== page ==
High Impact Practices
Each class within the Integrating Knowledge category must include at least one HIP from this AAC&U modified list . Faculty proposal and syllabi must include evidence of how at least one HIP is specifically integrated. Two or more of these HIPs may naturally be integrated or have natural ties with one another.
The key goals for learning communities are to encourage integration of learning across courses and to involve students with “big questions” that matter beyond the classroom. Students take two or more linked courses as a group and work closely with one another and with their professors. Many learning communities explore a common topic and/or common readings through the lenses of different disciplines. Some deliberately link “liberal arts” and “professional courses”; others feature service learning.
Example: Investigating the opioid crisis. Students concurrently take two classes that together delve into the current opioid crisis, such as business / economics and geography, or social science and health. Faculty collaborate on content, readings, projects, etc. more deeply learn about the dilemma from an economic, geo-social, geo-political, and public health perspective.
These courses emphasize writing at all levels of instruction and across the curriculum, including final-year projects. Students are encouraged to produce and revise various forms of writing for different audiences in different disciplines. The effectiveness of this repeated practice “across the curriculum” has led to parallel efforts in such areas as quantitative reasoning, oral communication, information literacy, and, on some campuses, ethical inquiry.
Addendum for WOU: With the ‘W’ distinction being removed, is there a need for a strict definition for what constitutes writing intensive? Should faculty need to periodically submit examples of how writing is embedded into the courses in which they proposed to embed writing intensive elements?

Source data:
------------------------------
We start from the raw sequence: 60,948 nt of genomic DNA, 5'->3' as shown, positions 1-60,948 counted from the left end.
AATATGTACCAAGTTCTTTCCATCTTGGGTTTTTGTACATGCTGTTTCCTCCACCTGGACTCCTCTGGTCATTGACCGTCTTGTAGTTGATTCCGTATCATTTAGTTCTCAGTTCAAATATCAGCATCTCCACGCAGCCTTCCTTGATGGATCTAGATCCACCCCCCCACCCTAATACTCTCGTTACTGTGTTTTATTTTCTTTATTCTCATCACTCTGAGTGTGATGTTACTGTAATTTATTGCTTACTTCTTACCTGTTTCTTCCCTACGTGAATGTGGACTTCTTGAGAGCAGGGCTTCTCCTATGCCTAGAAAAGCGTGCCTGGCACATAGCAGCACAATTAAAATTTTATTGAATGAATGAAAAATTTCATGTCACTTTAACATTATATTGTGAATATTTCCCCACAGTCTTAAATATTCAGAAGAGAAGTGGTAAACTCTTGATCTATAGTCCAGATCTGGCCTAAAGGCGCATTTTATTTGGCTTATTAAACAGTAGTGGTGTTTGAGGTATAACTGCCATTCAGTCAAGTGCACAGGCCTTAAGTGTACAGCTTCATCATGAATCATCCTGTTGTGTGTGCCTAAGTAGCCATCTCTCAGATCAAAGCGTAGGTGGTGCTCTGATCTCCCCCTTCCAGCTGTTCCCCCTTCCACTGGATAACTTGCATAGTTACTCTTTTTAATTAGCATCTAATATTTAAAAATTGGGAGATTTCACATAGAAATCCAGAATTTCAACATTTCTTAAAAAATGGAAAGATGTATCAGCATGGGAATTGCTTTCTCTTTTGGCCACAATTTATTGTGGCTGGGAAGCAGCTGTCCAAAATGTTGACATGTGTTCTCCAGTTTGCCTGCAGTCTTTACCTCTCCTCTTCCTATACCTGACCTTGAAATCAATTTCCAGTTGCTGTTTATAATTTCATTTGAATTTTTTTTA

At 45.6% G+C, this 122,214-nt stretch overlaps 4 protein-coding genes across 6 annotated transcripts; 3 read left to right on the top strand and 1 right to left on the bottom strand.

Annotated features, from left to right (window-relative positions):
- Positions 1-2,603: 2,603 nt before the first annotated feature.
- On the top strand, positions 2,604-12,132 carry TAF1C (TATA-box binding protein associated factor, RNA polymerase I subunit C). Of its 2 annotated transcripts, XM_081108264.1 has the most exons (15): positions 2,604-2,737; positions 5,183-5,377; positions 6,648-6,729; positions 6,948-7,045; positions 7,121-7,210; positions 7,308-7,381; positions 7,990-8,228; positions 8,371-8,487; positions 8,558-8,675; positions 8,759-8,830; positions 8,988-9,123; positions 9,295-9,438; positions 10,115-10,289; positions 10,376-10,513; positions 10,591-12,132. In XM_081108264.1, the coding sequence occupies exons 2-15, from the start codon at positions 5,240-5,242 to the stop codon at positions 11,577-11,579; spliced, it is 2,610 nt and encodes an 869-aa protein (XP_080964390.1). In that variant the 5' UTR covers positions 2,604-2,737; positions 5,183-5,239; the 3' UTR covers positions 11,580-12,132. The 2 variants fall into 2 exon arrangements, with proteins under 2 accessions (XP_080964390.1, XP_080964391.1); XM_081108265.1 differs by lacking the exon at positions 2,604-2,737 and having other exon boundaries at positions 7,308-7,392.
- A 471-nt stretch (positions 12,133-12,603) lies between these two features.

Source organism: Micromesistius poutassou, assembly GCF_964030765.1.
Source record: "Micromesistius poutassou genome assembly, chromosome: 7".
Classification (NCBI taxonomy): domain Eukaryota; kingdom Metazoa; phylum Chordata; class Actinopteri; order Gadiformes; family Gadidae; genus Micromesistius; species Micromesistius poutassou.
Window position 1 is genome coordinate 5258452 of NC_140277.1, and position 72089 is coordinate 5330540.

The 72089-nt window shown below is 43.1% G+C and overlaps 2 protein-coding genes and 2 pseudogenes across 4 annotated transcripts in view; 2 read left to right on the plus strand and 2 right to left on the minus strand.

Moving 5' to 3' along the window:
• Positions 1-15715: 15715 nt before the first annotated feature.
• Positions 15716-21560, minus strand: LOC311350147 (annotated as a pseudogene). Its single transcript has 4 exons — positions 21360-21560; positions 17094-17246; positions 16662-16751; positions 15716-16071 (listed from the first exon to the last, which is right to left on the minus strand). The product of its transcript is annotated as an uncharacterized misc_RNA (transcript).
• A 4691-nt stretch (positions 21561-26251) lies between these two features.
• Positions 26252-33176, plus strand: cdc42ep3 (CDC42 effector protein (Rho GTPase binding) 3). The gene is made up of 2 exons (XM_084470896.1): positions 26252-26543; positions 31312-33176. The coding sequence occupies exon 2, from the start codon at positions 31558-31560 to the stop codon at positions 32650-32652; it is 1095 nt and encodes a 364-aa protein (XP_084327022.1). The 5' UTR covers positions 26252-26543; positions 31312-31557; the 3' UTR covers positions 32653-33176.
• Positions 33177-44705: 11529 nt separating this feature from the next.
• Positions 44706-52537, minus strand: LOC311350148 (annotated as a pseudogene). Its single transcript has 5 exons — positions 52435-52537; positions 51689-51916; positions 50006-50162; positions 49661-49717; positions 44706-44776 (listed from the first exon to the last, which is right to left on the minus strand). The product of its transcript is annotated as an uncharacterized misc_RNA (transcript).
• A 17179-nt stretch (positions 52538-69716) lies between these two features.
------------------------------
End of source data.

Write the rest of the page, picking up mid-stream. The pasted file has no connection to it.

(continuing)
Collaborative Assignments and Projects
Collaborative learning combines two key goals: learning to work and solve problems in the company of others, and sharpening one’s own understanding by listening seriously to the insights of others, especially those with different backgrounds and life experiences. Approaches range from study groups within a course, to team-based assignments and writing, to cooperative projects and research.
Many colleges and universities are now providing research experiences for students in all disciplines. Undergraduate research, however, has been most prominently used in science disciplines. With strong support from the National Science Foundation and the research community, scientists are reshaping their courses to connect key concepts and questions with students’ early and active involvement in systematic investigation and research. The goal is to involve students with actively contested questions, empirical observation, cutting-edge technologies, and the sense of excitement that comes from working to answer important questions.
Addendum for WOU: The students in a given course produce research, scholarship and/or creative activities leading to presentations at the Academic Excellence Showcase.
Service Learning, Community-Based Learning
In these programs, field-based “experiential learning” with community partners is an instructional strategy—and often a required part of the course. The idea is to give students direct experience with issues they are studying in the curriculum and with ongoing efforts to analyze and solve problems in the community. A key element in these programs is the opportunity students have to both apply what they are learning in real-world settings and reflect in a classroom setting on their service experiences. These programs model the idea that giving something back to the community is an important college outcome, and that working with community partners is good preparation for citizenship, work, and life.